Legal Reimbursement Law Little Used
HARRISBURG, Pa. (AP) – A Pennsylvania law requiring convicted public officials to reimburse the treasury for taxpayer funded legal help has been little used, a newspaper reported.
The Philadelphia Inquirer says its review of court and legislative documents and interviews with attorneys and officials says taxpayers have not been reimbursed despite the 1996 mandate. Even if the law had been aggressively applied, loopholes mean that millions would still have been left uncovered, the paper said.
Harrisburg officials are supposed to be covered in matters involving their official jobs, a not uncommon practice by governments. They aren’t covered in the case of private issues, such as a drunken-driving arrest. The Legislature covers legal bills only while officials are being investigated, and officials must pay for their own defense once criminal charges are filed.
But the paper said the heavy spending in Harrisburg is unusual, estimating that of the $15 million paid in the last five years, the state House spent more than $10 million hiring defense lawyers to address sweeping investigations begun by former attorney general Tom Corbett, now governor. The state Senate spent another $4 million to respond to federal indictments of four state senators, the paper said, adding that its figures are only estimates.
The paper said some prosecutors and critics cite flaws in the law, for example, the fact that it doesn’t apply to money spent defending legislators facing state Ethics Commission investigations, even when the officials are found to have violated ethics rules.
Lawmakers have also imposed no limit on hourly rates or caps on total spending per official, leading to, for example, a $134,000 bill for defense attorneys for just one state representative, the paper said. The city of Philadelphia, in contrast, has a $17,500 cap on the legal defense for indigent murder defendants.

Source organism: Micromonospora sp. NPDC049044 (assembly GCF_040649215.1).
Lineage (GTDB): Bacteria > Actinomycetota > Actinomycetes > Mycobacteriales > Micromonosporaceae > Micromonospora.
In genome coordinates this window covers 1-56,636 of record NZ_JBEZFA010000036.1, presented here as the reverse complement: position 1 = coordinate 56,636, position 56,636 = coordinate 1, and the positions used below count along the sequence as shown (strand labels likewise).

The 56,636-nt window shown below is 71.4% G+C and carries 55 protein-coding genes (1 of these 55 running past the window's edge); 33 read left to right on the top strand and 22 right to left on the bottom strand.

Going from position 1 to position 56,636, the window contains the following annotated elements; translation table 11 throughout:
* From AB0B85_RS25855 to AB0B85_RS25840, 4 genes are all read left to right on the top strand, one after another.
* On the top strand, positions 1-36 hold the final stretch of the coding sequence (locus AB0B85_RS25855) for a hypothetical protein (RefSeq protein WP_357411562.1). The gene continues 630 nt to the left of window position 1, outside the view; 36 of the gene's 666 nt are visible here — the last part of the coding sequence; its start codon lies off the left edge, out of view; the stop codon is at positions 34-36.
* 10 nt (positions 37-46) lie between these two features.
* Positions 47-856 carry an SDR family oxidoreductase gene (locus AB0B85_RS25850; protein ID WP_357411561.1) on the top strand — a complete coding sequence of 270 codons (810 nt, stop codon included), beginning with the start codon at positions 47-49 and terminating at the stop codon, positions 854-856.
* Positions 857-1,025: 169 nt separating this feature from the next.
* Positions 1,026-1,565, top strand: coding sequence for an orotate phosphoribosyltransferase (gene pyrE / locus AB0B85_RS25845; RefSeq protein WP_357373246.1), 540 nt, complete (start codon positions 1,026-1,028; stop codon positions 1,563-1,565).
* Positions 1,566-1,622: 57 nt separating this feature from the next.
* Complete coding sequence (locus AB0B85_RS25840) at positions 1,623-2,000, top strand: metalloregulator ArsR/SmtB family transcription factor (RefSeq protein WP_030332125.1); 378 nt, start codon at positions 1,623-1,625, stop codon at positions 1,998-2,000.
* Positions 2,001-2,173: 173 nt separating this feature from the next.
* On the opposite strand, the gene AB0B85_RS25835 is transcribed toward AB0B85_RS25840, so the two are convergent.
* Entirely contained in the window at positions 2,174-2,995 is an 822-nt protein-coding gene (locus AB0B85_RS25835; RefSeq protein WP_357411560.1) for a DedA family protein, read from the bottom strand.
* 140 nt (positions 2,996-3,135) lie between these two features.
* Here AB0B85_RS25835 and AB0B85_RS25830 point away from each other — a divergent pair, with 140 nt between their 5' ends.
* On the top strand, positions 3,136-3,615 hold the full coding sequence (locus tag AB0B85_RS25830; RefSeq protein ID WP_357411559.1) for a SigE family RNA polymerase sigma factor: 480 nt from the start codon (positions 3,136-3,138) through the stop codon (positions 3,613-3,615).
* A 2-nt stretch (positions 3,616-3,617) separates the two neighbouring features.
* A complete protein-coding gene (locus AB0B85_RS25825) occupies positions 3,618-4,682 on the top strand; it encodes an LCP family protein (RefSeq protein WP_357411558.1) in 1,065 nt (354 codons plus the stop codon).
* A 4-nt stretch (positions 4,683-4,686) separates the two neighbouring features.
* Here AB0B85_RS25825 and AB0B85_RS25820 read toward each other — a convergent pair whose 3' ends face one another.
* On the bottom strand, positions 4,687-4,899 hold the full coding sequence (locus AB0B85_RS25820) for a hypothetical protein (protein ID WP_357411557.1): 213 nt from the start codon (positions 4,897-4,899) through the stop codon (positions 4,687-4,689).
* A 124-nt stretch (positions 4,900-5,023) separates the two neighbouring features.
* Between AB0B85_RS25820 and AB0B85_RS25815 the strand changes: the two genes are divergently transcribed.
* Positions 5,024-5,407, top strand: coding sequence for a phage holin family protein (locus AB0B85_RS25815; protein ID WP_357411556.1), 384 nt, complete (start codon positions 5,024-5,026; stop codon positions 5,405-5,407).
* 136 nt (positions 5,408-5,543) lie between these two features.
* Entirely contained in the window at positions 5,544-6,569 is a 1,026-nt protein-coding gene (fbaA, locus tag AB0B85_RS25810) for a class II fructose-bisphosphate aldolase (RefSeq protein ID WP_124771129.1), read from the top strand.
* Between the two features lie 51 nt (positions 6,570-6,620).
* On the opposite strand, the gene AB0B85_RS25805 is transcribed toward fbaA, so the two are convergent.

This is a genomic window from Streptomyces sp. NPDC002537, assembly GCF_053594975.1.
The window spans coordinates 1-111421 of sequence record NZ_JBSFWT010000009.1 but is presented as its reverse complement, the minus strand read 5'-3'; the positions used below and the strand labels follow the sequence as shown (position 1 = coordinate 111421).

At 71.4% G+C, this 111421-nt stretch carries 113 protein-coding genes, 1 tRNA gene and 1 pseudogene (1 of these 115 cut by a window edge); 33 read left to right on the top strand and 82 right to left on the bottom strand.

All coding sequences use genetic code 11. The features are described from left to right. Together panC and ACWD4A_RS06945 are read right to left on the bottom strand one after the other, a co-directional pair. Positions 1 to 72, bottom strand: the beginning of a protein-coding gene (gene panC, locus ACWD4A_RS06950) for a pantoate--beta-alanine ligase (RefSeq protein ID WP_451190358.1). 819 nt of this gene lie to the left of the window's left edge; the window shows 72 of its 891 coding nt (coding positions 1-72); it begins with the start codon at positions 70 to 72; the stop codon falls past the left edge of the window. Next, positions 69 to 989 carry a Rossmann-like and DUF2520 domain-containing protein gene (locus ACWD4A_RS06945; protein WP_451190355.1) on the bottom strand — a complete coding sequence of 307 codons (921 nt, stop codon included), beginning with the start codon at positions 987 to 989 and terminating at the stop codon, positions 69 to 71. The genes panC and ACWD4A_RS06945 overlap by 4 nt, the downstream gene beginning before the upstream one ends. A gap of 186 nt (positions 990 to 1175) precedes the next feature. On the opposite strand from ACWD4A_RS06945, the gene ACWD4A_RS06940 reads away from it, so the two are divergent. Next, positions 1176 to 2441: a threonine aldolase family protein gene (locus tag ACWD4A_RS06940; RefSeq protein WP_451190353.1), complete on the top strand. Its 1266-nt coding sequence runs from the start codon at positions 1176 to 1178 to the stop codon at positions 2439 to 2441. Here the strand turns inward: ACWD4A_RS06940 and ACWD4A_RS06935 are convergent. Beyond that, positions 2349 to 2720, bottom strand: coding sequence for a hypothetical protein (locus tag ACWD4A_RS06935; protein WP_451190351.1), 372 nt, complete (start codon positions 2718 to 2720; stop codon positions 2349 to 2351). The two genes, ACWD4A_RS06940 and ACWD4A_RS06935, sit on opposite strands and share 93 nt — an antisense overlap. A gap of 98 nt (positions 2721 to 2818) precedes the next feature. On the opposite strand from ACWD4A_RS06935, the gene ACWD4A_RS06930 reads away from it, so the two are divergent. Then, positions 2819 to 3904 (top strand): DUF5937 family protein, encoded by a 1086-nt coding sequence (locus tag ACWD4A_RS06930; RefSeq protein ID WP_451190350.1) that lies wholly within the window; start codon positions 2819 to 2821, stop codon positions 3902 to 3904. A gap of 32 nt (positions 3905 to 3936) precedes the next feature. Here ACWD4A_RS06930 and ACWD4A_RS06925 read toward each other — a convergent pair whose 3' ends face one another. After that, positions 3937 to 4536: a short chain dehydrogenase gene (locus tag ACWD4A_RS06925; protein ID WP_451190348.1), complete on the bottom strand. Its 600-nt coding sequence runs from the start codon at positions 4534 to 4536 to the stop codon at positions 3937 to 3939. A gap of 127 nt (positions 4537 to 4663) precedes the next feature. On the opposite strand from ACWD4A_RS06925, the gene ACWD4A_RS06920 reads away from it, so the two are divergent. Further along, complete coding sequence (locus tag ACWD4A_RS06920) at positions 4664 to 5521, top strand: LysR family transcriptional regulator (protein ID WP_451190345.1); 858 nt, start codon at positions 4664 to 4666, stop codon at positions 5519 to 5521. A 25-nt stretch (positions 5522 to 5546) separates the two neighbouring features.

Representatives for Corbett and Attorney General Linda Kelly, who has pursued cases Corbett left behind, told the paper on Friday that the statute didn’t apply to their cases. Corbett’s spokesman, Kevin Harley, said prosecutors had been assured by defense lawyers who had represented legislators and aides that taxpayer money had been spent only on such matters as protecting legislative privacy issues and responding to subpoenas – not in criminal defense.
Kelly’s spokesman, Nils Frederiksen, echoed those arguments and said money spent on defense attorneys had not been used “improperly.” He didn’t rule out the office invoking the law in the future, saying officials were “monitoring” the federal corruption prosecution of former State Sen. Robert J. Mellow, the Lackawanna County Democrat awaiting sentencing. Under the law, the attorney general is to seek reimbursement of legal fees in federal cases by filing suit in state court.
State House officials acknowledge that records do not provide a full accounting of their legal spending and that its legalcoverage policy has never been put into writing, the paper said. The state Senate reveals sums paid to individual law firms but is fighting in court to withhold the names of politicians who have received the legal help, it said.